Still, I think there needs to be a complete rethinking of traditional theology from a mystical, rather than a dogmatic, point of view. There seems to be a real tension, for example, between an adherence to the traditional theological formulations of the ecumenical councils and the apophatic tradition in mystical theology which holds that no human statements about God can ever be regarded as entirely true. There are also problems, I feel, when following ecclesiastical authority, or the Bible is placed on a higher plane than following the Holy Spirit. Mystics have always been in conflict with institutional religion, but hopefully we are past the time when genuinely creative work in mystical theology is regarded as heresy and mystics are burned at the stake!

Comment: These heart-felt letters pose important and difficult questions. In both we see the great benefits that were derived from Buddhist meditation at a time when the Western Christian churches were, for the most part, remiss in teaching about the Christian mystical tradition. This turn to the East has been repeated over and over again in our times, and the zendos of America have many former and even practicing Christians.

But these letters point to a less common phenomenon, or at least it has been less common up until now: a desire to return in some way to Christianity. This is a sign, I hope, of a new level of maturity in the East-West dialogue. Christianity has its own vital inner traditions which are meant to lead to union with God. The East-West dialogue need not be a oneway street when it comes to interior practice, nor do we have to assume that both traditions are talking about the same thing in different words. Unfortunately, a sense of adventure that comes from actively following an interior path has been absent too often in the Christian churches, and this poses a grave problem for those who are trying in some way to return to Christianity. Where are they to go? Do we tell them to sit in the pews of churches where Christians often sit silently enduring instead of finding the help they need in order to go along their way? Yet, can they find a genuine return to Christianity without some kind of solid connection to a living Christian community?

Is this to say, as one letter asks, that there is a tension not only between the Christian tradition of prayer and contemplation, and the human failure to safeguard that tradition in the churches, but also a deeper one between the mystical way and dogma? I don't think that this is so even though theology has often become overacademic and been so long divorced from spirituality. In light of the failure of the Christian churches to cherish their spiritual traditions, it is now becoming popular to point the finger at dogma as one of the culprits. But the real problem is not dogma properly understood, but dogma which is passed on in a mechanical fashion as some kind of end in itself which must be accepted, but not thought about. This misunderstanding of dogma rests, in turn, on a misunderstanding of both faith and theology. Faith has been too often treated as something that is opposed to understanding, and we are left with the feeling that Christians dare not think. That is nonsense. We should say, rather, with St. Augustine, "Love the intellect greatly!" Theology is meant to be a vigorous use of the intellect. In the context of the Forum, for example, we need to use our minds to the utmost to reflect on our interior journeys and help lay the foundations for a renewed Christian spirituality.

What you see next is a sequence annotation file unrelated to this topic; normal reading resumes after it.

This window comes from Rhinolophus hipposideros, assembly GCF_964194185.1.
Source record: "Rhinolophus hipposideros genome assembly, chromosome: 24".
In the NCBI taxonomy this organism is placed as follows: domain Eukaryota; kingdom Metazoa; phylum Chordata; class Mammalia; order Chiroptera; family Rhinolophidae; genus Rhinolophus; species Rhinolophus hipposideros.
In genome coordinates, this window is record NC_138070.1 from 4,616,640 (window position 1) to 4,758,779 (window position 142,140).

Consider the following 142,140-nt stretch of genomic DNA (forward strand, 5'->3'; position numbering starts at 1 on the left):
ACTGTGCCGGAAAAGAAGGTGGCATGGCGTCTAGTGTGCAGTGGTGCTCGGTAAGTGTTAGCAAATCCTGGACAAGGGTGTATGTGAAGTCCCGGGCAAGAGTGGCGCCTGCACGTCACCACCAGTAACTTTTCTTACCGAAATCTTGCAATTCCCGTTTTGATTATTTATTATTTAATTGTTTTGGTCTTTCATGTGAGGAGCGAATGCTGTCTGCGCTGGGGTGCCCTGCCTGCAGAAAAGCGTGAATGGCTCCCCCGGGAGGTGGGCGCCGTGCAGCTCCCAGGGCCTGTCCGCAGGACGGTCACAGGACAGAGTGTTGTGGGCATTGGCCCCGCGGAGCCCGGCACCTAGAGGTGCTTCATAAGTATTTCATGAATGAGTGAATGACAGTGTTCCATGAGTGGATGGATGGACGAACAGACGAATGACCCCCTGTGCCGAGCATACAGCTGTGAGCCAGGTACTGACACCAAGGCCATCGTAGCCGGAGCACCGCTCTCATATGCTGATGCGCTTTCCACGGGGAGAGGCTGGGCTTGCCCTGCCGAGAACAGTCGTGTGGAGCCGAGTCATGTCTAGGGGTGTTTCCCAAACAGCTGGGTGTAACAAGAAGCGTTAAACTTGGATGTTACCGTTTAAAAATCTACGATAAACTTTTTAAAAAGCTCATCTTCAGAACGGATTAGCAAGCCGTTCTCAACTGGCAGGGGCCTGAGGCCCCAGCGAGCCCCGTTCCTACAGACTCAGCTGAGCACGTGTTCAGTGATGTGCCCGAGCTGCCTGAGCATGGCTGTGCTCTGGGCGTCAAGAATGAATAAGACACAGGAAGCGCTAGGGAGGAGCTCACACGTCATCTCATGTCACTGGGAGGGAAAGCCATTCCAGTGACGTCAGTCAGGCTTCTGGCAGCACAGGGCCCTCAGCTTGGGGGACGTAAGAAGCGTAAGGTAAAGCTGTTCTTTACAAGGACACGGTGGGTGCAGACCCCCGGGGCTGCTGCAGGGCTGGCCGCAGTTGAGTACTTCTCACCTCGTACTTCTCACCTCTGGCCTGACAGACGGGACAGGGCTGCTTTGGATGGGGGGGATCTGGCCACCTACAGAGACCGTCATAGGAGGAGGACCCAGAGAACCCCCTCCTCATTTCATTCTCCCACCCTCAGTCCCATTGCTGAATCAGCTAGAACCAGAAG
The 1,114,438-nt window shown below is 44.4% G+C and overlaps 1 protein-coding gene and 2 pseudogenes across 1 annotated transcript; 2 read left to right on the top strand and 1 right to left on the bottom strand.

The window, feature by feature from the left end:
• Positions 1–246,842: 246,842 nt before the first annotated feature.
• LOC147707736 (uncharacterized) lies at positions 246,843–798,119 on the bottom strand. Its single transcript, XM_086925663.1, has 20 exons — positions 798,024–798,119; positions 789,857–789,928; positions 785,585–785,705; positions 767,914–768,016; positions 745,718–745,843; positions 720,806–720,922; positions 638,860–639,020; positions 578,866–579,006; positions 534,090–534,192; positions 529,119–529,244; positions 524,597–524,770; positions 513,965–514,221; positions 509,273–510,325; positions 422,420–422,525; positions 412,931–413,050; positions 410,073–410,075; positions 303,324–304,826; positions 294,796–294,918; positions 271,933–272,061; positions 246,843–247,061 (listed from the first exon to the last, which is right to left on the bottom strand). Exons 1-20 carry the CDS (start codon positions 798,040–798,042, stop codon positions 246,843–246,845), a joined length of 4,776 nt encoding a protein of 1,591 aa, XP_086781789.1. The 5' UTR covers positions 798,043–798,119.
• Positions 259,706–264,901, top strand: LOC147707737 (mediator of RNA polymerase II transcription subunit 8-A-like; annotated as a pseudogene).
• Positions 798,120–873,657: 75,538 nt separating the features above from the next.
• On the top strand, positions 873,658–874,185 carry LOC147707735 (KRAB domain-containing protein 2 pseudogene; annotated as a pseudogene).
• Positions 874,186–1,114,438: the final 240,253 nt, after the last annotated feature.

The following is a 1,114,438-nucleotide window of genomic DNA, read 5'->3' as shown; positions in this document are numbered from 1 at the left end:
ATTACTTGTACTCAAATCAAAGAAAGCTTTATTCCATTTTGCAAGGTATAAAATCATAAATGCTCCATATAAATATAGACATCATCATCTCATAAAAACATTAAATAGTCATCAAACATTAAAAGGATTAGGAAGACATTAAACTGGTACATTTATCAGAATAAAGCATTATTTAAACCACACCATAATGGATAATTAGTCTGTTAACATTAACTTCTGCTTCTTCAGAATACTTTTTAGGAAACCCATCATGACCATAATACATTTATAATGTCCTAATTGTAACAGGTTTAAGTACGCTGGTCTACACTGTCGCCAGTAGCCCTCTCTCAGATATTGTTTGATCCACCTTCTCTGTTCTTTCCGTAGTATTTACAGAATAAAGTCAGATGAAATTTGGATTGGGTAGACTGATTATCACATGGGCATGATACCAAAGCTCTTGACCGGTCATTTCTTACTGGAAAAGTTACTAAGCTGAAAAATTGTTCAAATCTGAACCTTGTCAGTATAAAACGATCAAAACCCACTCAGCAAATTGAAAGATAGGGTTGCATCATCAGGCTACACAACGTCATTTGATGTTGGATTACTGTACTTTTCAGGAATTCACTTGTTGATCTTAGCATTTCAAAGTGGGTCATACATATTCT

But this use of the intellect is not meant to degenerate into sterile debates. The mind in theology ought to be guided and nourished by faith which, in turn, is guided and nourished by love so that the outcome will be a reflection on the Christian mysteries that will inspire and nourish us in our interior lives because it will give us a glimpse about what the inner journey is all about and where it is heading.

Faith is not meant to stop at words about the divine mysteries, but rather, it rests, as St. Thomas says, in the mysteries themselves. If the heart of theology is faith, then it, too, must do the same thing, and when we take up such a perspective much of the tension between the dogmatic and the mystical begins to melt away. The rest will disappear if we realize that dogma, taken in the highest sense, is the privileged self-reflection of the Church, itself, under the guidance of the Holy Spirit, trying to fathom the mystery of Christ. Then dogmas are rightly seen as windows through which we can catch a glimpse of the divine mystery, a mystery that is living in our hearts and is the goal of the Christian inner journey. The very mystery of the indwelling of the Trinity that we approach within is the same mystery that we are meant to draw close to without through dogma and theological reflections upon it.